Obviously with funding becoming a serious issue Assis says that she is looking at ways of providing performances differently but stressed that they hoped that the Snape Dances showcase would continue. “The original plan was to do four big performances a year – two British and two international. We have already had to scale that back to three but we are looking to redress the balance with performances in the DanceHouse. Next year we have the Sydney Dance Company coming from Australia which is a fantastic coup because they have been taken over by Rafael Bonachela, the Spanish choreographer and they will be presenting a mixed programme of his work and pieces by other choreographers. Then in 2012 we have the Cubans back. We were the first to bring them to the UK and now they’re coming back for a second national tour.
“We are very privileged to be able to attract these acts through the contacts that I have. The Sydney Dance Company is only playing here and in London. Hopefully the rest of the country will go ‘Wow. That’s great we want some of that.’
She said that it was important that these high-flying companies are seen outside London – that Suffolk and East Anglia was recognised as an important cultural centre. “You don’t need to be in a big city to be world class – Aldeburgh has proven that, Glyndebourne has proven that, Hay-on-Wye has proven that and we are looking to take our place on that stage.”
Looking back on this first year, Assis said that it has been a dazzling whirl of highlights and firsts - starting with the opening parade which launched the building in October 2009. “Who could top the sight of 3,000 people dancing through the streets of Ipswich? That was just amazing. You forget now but we were at one point, two years behind schedule and we ended up opening on the day that we said we were going to open.
“There are still snags, the contractors are back in the building this week, fixing things but we got there. I would say I am proud of 99% of all the performances we have brought into the building.
“Butterflies, last year’s Christmas show for young children was amazing. I was so pleased with that because it was something different, something completely magical. I like trying things out, seeing what works and what doesn’t. This year we’ve got that same company back doing The Japanese Garden.
“The other thing I was hugely proud of was the fact that the Royal Opera House asked us to premiere Will Tuckett’s new work Pleasure’s Progress; based on the prints by Georgian social commentator William Hogarth. That was terrific. It was premiered here in Ipswich, at the DanceHouse before going into The Royal Opera House.
“It all about establishing partnerships with people like The Royal Opera House, Dance Umbrella, Sadler’s Wells and Aldeburgh, so we can bring world-class performances to Suffolk.”
She added that as well as developing partnerships with organisations DanceEast have worked hard at developing good relationships with performers on a individual basis. They are encouraged to regard the Jerwood DanceHouse as a safe haven where they can work quietly out of the spotlight to develop and rehearse new work before it is launched into the world spotlight.
They have long-list of associate artists who have a long-term relationship with DanceEast and offer classes and education work with local schools in return for their room and board.
“It isn’t a case of their here for two months and they’re gone. These are artists with a long-term interest in DanceEast and the DanceHouse. We have wonderful relationships with people like Akram Khan, the multimedia choreographer Heather Eddington, Darren Ellis and just a few weeks ago we invited Cameron McMillan to become an associate artist. His And Then You Were Gone was originally created for a Rambert Dance Company workshop and was specifically re-worked for the Platform East showcase held at the DanceHouse. “Cameron has also worked alongside the DanceEast Academy in collaboration with Aldeburgh Young Musicians, for the Sound Moves Music and Dance festival at the Royal Festival Hall.”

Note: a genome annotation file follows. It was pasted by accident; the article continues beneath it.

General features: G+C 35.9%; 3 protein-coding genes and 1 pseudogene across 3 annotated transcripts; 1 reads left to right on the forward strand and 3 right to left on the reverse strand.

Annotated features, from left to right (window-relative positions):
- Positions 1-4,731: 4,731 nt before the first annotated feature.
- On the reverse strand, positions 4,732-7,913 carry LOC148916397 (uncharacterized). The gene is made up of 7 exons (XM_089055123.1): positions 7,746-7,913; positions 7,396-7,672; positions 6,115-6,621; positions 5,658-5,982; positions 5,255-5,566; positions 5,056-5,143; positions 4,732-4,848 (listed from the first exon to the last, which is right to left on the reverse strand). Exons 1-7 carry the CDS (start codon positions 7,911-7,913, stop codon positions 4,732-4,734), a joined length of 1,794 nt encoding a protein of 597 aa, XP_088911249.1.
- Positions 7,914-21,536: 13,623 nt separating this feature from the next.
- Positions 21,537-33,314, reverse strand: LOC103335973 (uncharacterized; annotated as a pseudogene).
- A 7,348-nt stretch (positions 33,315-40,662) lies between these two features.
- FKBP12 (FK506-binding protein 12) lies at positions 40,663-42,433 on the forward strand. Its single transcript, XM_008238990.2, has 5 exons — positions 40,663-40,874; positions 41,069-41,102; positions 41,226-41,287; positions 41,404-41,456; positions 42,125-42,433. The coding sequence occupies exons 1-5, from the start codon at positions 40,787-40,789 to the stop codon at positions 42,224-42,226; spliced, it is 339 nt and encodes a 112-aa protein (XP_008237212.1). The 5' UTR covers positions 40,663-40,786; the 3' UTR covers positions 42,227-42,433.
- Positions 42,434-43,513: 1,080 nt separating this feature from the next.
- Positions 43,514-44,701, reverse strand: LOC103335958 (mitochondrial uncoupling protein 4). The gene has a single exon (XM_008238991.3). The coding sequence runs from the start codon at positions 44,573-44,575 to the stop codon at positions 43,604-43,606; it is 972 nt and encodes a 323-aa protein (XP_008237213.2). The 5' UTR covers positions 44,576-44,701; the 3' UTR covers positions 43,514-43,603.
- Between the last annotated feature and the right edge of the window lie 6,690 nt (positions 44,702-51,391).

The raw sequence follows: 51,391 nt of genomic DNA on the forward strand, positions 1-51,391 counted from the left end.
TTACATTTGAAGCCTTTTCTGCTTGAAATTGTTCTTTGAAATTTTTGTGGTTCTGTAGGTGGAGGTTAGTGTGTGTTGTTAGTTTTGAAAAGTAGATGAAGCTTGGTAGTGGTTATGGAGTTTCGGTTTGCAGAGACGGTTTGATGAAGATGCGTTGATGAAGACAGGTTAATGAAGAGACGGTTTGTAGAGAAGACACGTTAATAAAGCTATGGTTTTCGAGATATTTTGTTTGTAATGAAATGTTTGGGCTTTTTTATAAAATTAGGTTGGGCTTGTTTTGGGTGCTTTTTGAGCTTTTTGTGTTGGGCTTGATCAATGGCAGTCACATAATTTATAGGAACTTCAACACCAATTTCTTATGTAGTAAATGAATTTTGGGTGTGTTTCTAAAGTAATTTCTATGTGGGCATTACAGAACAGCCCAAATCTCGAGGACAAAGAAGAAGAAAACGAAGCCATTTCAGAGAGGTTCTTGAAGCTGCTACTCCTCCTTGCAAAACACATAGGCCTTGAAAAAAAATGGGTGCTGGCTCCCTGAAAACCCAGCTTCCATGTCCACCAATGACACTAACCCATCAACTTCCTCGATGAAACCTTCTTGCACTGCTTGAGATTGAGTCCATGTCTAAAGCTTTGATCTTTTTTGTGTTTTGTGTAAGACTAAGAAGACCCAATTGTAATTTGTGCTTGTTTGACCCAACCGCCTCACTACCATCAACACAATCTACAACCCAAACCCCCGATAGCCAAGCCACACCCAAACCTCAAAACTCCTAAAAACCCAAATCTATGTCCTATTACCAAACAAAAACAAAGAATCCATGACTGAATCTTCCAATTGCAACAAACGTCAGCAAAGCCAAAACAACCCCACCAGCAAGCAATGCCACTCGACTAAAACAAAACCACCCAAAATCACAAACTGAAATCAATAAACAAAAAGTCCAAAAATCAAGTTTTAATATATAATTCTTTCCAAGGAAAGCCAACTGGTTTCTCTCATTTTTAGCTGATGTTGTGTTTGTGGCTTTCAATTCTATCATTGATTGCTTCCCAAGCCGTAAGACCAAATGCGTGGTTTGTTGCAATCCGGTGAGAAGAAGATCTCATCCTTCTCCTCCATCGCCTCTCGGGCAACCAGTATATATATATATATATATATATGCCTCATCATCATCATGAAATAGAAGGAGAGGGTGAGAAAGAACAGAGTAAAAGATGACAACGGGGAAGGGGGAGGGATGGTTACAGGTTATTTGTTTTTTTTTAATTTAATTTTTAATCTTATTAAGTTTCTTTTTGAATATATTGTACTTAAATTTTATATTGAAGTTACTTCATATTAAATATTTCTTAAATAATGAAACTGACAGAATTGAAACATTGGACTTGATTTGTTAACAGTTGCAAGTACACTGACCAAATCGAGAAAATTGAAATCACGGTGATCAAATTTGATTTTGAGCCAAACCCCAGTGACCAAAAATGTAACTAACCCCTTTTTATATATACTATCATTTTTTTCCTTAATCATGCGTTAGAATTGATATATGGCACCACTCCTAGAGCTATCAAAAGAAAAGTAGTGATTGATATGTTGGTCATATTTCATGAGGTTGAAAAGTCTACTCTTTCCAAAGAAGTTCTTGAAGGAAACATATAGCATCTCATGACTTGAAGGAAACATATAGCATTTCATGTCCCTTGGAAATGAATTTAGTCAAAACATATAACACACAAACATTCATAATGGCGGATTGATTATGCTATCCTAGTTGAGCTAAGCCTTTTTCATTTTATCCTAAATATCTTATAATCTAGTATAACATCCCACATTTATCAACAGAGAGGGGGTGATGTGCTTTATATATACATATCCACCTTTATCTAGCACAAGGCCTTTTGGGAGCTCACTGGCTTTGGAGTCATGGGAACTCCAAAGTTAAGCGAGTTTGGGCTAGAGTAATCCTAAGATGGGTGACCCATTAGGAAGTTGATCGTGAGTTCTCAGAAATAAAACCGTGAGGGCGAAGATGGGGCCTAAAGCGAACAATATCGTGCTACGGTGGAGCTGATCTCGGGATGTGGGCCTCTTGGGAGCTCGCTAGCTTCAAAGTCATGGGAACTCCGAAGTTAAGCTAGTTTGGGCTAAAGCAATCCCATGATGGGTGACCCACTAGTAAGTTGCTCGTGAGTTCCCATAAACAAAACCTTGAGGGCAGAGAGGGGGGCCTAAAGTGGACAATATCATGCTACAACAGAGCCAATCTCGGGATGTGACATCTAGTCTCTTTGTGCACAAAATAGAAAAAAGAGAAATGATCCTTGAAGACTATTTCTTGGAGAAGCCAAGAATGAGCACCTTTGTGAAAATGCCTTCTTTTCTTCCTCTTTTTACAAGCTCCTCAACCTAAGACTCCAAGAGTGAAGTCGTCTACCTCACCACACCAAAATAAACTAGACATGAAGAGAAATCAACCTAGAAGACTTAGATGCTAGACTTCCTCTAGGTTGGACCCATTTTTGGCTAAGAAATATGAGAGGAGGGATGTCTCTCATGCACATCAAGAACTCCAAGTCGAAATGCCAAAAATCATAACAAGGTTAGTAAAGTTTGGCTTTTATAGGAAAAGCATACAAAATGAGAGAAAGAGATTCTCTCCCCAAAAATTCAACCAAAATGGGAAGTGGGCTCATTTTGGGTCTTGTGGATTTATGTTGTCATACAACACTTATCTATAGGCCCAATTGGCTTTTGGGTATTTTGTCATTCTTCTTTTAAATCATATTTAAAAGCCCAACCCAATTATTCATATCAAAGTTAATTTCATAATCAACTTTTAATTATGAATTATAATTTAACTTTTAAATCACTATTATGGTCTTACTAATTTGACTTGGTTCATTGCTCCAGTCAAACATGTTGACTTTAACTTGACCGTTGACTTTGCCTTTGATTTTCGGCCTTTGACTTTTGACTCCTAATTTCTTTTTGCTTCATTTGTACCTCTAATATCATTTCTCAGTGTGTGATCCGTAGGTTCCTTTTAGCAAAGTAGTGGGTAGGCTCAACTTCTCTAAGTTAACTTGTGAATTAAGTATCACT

The relationship with Wayne McGregor and Random Dance goes back to the days when the Royal Ballet choreographer was a recent graduate and looking to establish himself and Suffolk Dance, DanceEast’s predecessor, took him under their wing.
Assis said that the presence of such high-profile artists in the building added a buzz to the normal everyday life of the DanceHouse and provided people who attended classes, people of all ages, with opportunities to see or have conversations with top flight professionals in the cafe or travelling between studios. “It’s about meeting people as part of your day, talking together, making connections that is what it is all about. It makes the building come alive.”
It’s also about providing professional training as Suffolk New College, UCS and DanceEast’s own academy programme uses the studios for classes. They all benefit from having some of the best artists in the dance world having a professional and an emotional involvement in DanceEast.
However, the future is going to be a challenge. Money is tight for all and the arts is having to compete for a diminishing slice of people’s leisure money. Assis doesn’t shy away from the fact that the future is uncertain. “I wrote a business plan in April which I am currently in the process of rewriting. We are having to re-apply to the Arts Council for funding. There are some aspects that we definitely want to keep like the community programme in this building. We are reviewing how we work in the districts because we have some fantastic projects like Boys in Babergh. We are going to focus more on ten and 11 year olds, projects that link in with the Academy and our work in hospitals.”
She said that at the end of the day what was exciting was seeing 600 people come to classes every week. “The DanceHouse is a community building. It’s about making the DanceHouse part of the fabric of people’s lives.”